E-beamatomic electron interactions are prevalent when alow energy e-beam is used, such as the 0.011 keV e-beam

Figure 1. e-beam dose-series TEM images of C60 fullerenes in carbon nanotubes show a much greater stability of the molecules under the 20 keV (b)than the 80 keV (a) e-beam. (d) Fullerenes inserted into carbon nanotubes (c) C60@SWNT are useful for studying e-beammolecule interactions.

Figure 2. (a) Types of e-beammolecule interactions depend on the energy of the e-beam and the configuration of the sample. (b) E-beaminteraction with the atomic nucleus causes displacement of the atom from its equilibrium position and, if the transferred energy is sufficiently high,dissociation of the chemical bond. (c) Energy to promote a chemical reaction in ChemTEM is supplied by collisions between the individual moleculeand incident electrons, whereas in traditional chemical reactions the activation energy originates from intermolecular collisions. (d) The cross sectiond describes the likelihood of atom displacement from a specific chemical bond (CH, red plot; aromatic CC, green plot; CS, blue plot) as afunction of the e-beam energy.

Accounts of Chemical Research Article

DOI: 10.1021/acs.accounts.7b00078Acc. Chem. Res. XXXX, XXX, XXXXXX

B

http://dx.doi.org/10.1021/acs.accounts.7b00078

applied for cross-linking organic molecules in self-assembledmonolayers, or when a high energy e-beam interacts with athick molecular material (e.g., thicker than a monolayer), suchas the 3080 keV e-beam in electron beam lithography (EBL)of polymeric films. As the high energy e-beam penetratesdeeper into the material, it undergoes multiple interactions withatoms of the molecules, and the initially fast incident electronsprogressively lose their energy and slow down while generatinga large number of secondary, lower energy electrons, with thelatter being a particularly important process for transformationsof molecules in EBL. These lower energy secondary electronshave a high probability (quantified as a cross section) forinteractions with molecular orbitalseither knocking outfurther valence electrons or undergoing dissociative electronattachment (DEA) with antibonding molecular orbitals, whentheir kinetic energy approaches zero. Therefore, in processessuch as EBL or in TEM experiments with thick molecularsamples, e-beamatomic electron interactions are dominantand the amount of energy transferred from the primary e-beamto the valence electrons of the molecules, ET, is described as

=E b e Eb( ) /(4 )T4

02 2

(1)

where e is the charge of an electron, b is the distance betweenthe incident and valence electrons, 0 is the permittivity of freespace, and E is the energy of the primary e-beam. Theseinteractions trigger numerous secondary effects, such as theemission of X-rays or heating of the material, as well as causingCH bond cleavage followed by cross-linking of theneighboring molecules in the polymer film. It is estimatedthat 80% of e-beam damage to organic films (e.g., 100 nmthick PMMA at E = 100 keV) is due to secondary electrons.3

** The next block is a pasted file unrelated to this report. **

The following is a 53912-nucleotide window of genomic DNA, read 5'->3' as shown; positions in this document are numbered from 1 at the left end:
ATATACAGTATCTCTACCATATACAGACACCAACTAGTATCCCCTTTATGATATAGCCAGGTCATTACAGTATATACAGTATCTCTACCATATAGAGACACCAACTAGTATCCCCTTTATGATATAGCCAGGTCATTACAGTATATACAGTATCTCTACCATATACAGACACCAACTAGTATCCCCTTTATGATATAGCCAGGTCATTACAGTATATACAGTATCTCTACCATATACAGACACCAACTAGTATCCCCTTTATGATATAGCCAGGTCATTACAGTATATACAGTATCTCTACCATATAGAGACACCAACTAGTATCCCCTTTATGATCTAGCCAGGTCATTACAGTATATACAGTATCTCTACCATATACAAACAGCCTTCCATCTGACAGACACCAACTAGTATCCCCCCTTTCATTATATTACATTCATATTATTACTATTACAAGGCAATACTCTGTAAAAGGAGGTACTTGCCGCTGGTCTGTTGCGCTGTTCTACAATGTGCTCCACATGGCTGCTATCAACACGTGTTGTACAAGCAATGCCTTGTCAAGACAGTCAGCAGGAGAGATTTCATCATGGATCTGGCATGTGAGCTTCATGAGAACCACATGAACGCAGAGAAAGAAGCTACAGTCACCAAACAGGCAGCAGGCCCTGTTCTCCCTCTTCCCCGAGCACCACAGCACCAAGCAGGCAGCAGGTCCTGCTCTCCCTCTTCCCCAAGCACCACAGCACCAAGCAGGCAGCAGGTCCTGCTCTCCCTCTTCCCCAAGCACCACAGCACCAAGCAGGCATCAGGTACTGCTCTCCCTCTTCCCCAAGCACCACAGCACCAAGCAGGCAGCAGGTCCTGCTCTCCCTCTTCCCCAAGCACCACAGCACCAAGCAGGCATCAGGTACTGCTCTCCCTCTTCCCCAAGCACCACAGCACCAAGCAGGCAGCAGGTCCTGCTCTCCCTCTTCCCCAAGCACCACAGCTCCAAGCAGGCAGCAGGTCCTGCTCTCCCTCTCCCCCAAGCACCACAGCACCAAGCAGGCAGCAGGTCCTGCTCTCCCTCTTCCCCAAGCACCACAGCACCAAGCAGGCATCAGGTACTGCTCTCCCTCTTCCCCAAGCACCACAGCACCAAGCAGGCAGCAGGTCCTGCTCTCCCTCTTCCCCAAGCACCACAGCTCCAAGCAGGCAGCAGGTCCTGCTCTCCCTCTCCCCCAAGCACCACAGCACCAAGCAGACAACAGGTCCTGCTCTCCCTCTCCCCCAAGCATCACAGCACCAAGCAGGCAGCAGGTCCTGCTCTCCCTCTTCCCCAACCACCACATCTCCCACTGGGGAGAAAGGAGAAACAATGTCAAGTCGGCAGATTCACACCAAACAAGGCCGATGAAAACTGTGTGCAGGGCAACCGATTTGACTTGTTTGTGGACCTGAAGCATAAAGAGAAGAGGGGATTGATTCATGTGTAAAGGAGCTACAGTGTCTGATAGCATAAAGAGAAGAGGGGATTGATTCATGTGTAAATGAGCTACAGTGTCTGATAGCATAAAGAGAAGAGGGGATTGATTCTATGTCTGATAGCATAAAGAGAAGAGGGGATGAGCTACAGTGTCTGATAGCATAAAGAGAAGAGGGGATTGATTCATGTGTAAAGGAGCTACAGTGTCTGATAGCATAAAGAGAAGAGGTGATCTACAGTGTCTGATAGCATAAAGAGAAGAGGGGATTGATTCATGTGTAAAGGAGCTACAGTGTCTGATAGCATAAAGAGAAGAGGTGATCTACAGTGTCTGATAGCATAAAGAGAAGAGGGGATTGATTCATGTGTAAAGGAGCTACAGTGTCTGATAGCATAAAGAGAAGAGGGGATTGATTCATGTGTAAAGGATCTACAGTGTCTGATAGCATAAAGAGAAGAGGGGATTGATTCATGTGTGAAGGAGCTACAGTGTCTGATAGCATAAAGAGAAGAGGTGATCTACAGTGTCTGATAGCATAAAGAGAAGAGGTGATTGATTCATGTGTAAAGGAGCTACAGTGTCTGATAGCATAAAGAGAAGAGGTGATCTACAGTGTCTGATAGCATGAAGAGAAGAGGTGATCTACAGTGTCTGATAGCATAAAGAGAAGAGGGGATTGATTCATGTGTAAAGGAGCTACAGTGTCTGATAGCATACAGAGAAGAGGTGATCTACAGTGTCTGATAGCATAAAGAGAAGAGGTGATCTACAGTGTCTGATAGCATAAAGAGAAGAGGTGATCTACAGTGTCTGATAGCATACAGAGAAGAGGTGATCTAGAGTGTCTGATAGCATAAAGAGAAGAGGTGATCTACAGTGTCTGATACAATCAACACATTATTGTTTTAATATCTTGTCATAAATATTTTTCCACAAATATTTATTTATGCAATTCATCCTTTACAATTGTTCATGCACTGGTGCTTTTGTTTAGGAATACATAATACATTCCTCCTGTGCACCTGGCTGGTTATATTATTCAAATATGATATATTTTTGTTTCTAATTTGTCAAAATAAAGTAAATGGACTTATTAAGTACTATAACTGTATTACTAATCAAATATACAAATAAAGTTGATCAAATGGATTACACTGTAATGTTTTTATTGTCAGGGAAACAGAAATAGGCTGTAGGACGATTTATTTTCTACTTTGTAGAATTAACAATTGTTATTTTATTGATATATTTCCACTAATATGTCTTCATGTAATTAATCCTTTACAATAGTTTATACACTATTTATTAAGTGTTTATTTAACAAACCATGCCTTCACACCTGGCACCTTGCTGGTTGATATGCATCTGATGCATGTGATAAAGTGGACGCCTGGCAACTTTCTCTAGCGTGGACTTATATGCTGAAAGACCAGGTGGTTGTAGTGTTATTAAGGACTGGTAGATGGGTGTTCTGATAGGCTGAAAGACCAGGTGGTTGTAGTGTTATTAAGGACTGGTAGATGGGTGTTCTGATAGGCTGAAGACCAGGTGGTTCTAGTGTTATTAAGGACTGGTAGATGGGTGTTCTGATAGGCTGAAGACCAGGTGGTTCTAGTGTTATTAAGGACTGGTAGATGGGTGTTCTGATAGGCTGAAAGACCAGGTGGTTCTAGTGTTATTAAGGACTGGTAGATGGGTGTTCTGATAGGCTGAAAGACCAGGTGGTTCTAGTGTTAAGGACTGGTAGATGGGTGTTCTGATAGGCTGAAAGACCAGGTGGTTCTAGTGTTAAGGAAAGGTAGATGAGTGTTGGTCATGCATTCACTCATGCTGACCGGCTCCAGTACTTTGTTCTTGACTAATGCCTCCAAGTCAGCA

In stark contrast, an isolated molecule or number of discretemolecules, either in vacuum, deposited on a very thin substratesuch as graphene, or in a single-walled carbon nanotube(SWNT), experience very different effects of the e-beam of theTEM. When the material effectively has no bulk volume, theimportance of secondary electrons is limited, which inconjunction with the drastic reduction in the number ofnearest neighbors, limits interactions to the primary electronbeam transferring momentum directly onto atomic nuclei. Theamount of energy transferred, ET, from the e-beam to astationary atom in this case is described as

=+

+ +

= _

Em E E m c

m m c m E

E

( )2 ( 2 )

( ) 2sin

2

sin2

Tn e

2

n e2 2

n

2

T max2

(2)

where mn is the mass of the atom and is the electronscattering angle. In addition, the SWNT and graphenepossessing excellent thermal and electrical conductivitiesef-fectively mitigate heating and ionization. Overall, in contrast toe-beamatomic electron interactions (eq 1), the energytransferred to molecules in e-beamatomic nucleus interactionsis directly proportional to the energy of the e-beam, E (eq 2),which means that the stability of molecules can be improved bydecreasing the energy of the e-beam as demonstrated forfullerenes (Figure 1).2

DIRECT STIMULATION OF REACTIONS INMOLECULES BY THE ELECTRON BEAM IN TEM

Whether desired or not, the e-beam interacts with moleculesduring TEM imaging and transfers a fraction of its momentumto atoms, causing the atoms to shift from equilibrium positionswithin the molecule. If the maximum energy that can betransferred from a single electron to an atomic nucleus, ET_max(when = 180), exceeds the threshold energy (Ed) for aparticular chemical reaction, for example a bond dissociation(Figure 2b), the molecule breaks down under